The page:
What Sports Trophies Mean to Us

By Dennis Phoenix

Dennis Phoenix is an avid sports fanatic. He writes primarily on topics of human relations in sports and business for Able Trophies, a supplier of glass awards and crystal awards.

The smiles on the faces are all the same. Age means nothing. From the little guy holding his first trophy after a season of pee-wee league baseball to the professional athlete wielding the NBA Championship Trophy over his head, the smiles say it all. Even highly paid professionals that have won trophies for most of their lives can point to one from years ago and reminisce on its meaning.

Trophies have been around for a long time. They have marked victory since ancient times. The English word trophy originated with the French word trophee in 1531 which meant "a prize of war." The ancient Greeks would make trophies on their victorious battlefields. They generally were made from captured arms and standards, arranged to resemble a warrior, and dedicated to their gods.

Today, as throughout time, trophies represent something woven into our human fabric. They stand for victory of course, but they also mean much more. When we earn the right to hold a trophy in our hands, it means we have prevailed. We have prevailed against a worthy opponent. We have prevailed against our own limitations. We have prevailed, if only for a passing moment, against our own human frailties and reached the epitome of the human condition. Trophies represent our brief interlude with perfection.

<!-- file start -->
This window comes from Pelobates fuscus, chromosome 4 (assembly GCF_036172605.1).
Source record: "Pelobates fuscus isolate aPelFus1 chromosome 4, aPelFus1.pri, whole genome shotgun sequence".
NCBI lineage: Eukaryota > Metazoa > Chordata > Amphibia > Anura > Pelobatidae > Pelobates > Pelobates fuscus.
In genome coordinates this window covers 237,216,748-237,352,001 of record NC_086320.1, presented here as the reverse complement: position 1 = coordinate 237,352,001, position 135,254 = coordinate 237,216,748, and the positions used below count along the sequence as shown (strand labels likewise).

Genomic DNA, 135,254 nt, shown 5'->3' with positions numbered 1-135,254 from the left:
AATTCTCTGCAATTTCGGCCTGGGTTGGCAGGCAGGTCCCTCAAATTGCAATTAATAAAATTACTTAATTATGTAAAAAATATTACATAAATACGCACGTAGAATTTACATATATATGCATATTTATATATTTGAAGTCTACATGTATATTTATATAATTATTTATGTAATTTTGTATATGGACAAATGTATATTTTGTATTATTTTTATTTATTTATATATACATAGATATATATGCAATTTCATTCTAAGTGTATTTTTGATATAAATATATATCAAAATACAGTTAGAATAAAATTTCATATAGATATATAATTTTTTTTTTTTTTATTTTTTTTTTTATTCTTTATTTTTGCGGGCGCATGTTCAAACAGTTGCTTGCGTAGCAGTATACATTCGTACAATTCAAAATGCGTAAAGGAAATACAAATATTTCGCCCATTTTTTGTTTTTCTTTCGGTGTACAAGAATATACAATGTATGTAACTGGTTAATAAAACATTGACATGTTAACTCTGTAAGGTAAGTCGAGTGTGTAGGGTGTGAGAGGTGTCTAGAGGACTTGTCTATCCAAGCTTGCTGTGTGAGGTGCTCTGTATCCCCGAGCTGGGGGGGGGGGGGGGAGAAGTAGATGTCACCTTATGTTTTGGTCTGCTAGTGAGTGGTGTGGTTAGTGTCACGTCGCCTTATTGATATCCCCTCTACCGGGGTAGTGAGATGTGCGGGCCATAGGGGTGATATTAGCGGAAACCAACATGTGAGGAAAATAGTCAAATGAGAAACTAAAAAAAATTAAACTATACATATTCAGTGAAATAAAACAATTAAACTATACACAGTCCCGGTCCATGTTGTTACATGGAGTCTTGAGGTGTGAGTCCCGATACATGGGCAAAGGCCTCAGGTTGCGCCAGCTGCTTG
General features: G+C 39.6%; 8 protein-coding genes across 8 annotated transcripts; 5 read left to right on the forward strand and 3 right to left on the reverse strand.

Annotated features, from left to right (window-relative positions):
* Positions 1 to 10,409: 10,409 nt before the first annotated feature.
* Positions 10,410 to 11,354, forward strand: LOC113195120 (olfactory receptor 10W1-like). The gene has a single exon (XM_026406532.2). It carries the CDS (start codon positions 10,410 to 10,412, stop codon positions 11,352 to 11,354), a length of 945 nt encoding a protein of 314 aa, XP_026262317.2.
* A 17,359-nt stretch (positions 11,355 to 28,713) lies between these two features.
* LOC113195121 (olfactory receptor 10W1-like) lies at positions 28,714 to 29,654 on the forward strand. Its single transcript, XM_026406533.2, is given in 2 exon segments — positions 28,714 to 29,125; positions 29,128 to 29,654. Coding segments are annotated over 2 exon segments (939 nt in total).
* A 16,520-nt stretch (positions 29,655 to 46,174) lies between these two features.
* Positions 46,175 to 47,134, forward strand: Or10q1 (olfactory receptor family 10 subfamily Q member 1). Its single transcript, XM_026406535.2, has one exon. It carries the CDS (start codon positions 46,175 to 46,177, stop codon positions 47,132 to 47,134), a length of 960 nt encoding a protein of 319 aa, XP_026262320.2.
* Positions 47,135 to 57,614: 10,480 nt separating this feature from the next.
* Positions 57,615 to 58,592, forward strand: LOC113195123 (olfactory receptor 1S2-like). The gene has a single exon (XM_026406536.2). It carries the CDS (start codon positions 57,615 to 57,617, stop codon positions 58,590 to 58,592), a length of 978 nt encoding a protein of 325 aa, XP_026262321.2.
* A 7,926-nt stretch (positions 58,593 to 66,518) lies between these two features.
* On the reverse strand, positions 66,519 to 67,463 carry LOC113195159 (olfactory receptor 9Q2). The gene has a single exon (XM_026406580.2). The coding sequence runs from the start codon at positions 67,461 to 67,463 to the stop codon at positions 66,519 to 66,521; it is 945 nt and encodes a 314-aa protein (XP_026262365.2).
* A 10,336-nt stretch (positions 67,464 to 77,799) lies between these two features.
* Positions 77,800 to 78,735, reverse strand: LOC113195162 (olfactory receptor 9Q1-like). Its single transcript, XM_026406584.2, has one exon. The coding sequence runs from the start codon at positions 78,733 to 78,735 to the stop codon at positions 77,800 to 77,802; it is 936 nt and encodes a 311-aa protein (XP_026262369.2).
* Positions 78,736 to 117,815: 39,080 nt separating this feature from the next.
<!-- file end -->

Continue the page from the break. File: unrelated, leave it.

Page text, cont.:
At any level of sports, once we have clutched a trophy in our hands we are hooked forever. They become the one tangible goal that represents everything pure in sport. They are the material representation of our efforts to succeed. As Maria Sharapova, the Russian tennis player once stated, "When I need to push myself, I think of all those nicely polished trophies waiting to be lifted up by the winner - and how that winner might be me."

Maria Sharapova (RUS) and Serena Williams (USA)
Jun 8, 2013; Paris, France: Maria Sharapova (RUS) and Serena Williams (USA) pose with their trophies after their match on day 14 of the 2013 French Open at Roland Garros. Photo courtesy by Susan Mullane-USA TODAY Sports.

Athletes may reap fame and fortune, but their trophies are the one thing representing all they have striven for over a career. Ask a professional athlete about his expensive vehicle and he will be happy to tell you about it, but it is only a possession. Ask him about his professional trophy and he'll actually start beaming.

Many professional athletes have had criticism heaped on them for the outlandish trophy rooms they have built for themselves. Why shouldn't they? Earning a professional league trophy means you are either the best individual or a member of the best team in that sport worldwide. It is something to revere.  For some, maybe even worship. Baseball Hall of Famer Willie Stargell speaks for many of us when he once said "A ... trophy is a wonderful thing to behold."

The feeling of invincibility is not just something the professional athlete feels. It is written on the faces of everyone who has held a trophy in their hand. As Matt Hagens of east coast golf sales observed, "The faces of athletes getting a trophy says it all. It is the fruit of their toil and labor, regardless of their age or skill level." That pretty much sums it up.

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